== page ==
2. Private water supplies

What is a private water supply?

A private water supply is any water supply which is not provided by a water company and which is not be considered to be a "mains" supply.

Private water supplies can be obtained from a variety of sources including:

  • Springs
  • Wells
  • Boreholes
  • Rivers and streams
  • Lakes or ponds

All private water supplies can pose a potential threat to health unless they are properly protected and treated.  Unlike mains water supplies, many private supplies are not treated to remove contamination. You may not be able to tell whether your water is safe as contamination may not show as smell, taste or colour of the water.

Monitoring your water supply

The Private Water Supplies Supplies (England) Regulations 2016 require that local authorities sample and monitor water from private supplies intended for human consumption

The Council will try to contact the owner or occupier before doing a risk assessment and taking samples.

Commercial and larger domestic supplies

All supplies of any size that are supplied as part of a commercial or public activity and large domestic private supplies serving 50 or more people a day:

  • A full risk assessment to be completed every 5 years and sampled at least twice a year

Small supplies

Two or more dwellings but less than 50 people using supply:

  • A risk assessment must be completed once every 5 years and monitored at least once a year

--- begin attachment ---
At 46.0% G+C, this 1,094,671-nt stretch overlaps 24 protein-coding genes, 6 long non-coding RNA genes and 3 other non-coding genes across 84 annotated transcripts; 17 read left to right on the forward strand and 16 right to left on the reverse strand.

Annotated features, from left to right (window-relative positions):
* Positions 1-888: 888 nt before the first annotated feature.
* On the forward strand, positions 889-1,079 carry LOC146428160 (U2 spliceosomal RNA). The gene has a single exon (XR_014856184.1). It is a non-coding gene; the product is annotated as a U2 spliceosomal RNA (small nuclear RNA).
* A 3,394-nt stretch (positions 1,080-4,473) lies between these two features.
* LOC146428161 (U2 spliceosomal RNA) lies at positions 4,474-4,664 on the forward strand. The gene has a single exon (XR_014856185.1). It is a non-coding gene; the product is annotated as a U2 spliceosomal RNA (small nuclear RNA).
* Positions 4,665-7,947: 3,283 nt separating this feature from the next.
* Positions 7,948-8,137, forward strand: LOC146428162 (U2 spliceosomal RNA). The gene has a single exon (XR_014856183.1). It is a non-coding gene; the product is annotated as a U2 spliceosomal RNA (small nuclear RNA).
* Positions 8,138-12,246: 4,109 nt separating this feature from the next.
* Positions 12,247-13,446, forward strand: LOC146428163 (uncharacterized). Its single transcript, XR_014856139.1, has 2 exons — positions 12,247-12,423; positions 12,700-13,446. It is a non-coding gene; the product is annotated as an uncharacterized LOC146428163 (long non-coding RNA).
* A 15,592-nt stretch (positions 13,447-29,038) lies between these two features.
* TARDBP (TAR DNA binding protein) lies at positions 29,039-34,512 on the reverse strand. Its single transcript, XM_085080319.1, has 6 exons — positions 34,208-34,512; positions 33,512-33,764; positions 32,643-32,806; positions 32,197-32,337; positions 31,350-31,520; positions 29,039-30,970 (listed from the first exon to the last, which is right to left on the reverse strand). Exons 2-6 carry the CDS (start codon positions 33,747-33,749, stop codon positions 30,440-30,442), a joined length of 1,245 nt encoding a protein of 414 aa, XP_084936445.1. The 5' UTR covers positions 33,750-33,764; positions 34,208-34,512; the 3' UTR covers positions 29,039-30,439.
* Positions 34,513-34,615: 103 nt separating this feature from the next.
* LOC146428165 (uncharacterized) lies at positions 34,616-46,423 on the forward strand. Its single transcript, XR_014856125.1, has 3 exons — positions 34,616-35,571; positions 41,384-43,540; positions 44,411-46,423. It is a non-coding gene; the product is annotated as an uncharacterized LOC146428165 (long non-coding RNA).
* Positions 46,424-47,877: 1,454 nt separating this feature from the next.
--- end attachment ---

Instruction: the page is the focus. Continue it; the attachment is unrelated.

Small single supplies

Where water is supplied to a single dwelling for domestic purposes only.

  • These supplies will not automatically be included in the sampling regime

Sampling and risk assessment will only be undertaken if requested to do so by owner or occupier.

See charges listed below; if the water fails the test the Council has a duty to ensure the supply is made satisfactory.

Private distribution systems

Water supplied by United Utilities which is further distributed by third party pipes, for example, caravan and camp sites.

  • A risk assessment must be carried out and a sampling programme devised based on the results.

Risk assessments

A risk assessment is a check on the condition of the supply.

It involves looking at the source of the supply, the surrounding area and anticipating what might lead to contamination.

It will also involve looking at storage tanks pipework and treatment systems.

The risk assessment identifies any actual and potential hazards that may affect the health of those drinking the water, so that improvements can be made to ensure the quality of the water supply and safeguard the health of those using it.

Where will the sample be taken from?

A Council officer will take the sample from a tap used to supply water for drinking or cooking. In food premises it will be taken from the point immediately before the supply is used for food preparation.

What is being tested?

Untreated water can contain microorganisms (from animal or human excrement) and, or chemical contamination caused by the ground through which it has run.

These may not be detectable by taste or smell.

The Council will assess the water for chemical and microbiological parameters as stated in the 2009 Regulations.


The results of the sampling will be forwarded to you within 28 days of the Council receiving them from the laboratory.

The letter will explain the results and let you know if any action is needed.

What sort of improvements might be needed?

Improvements may include the following: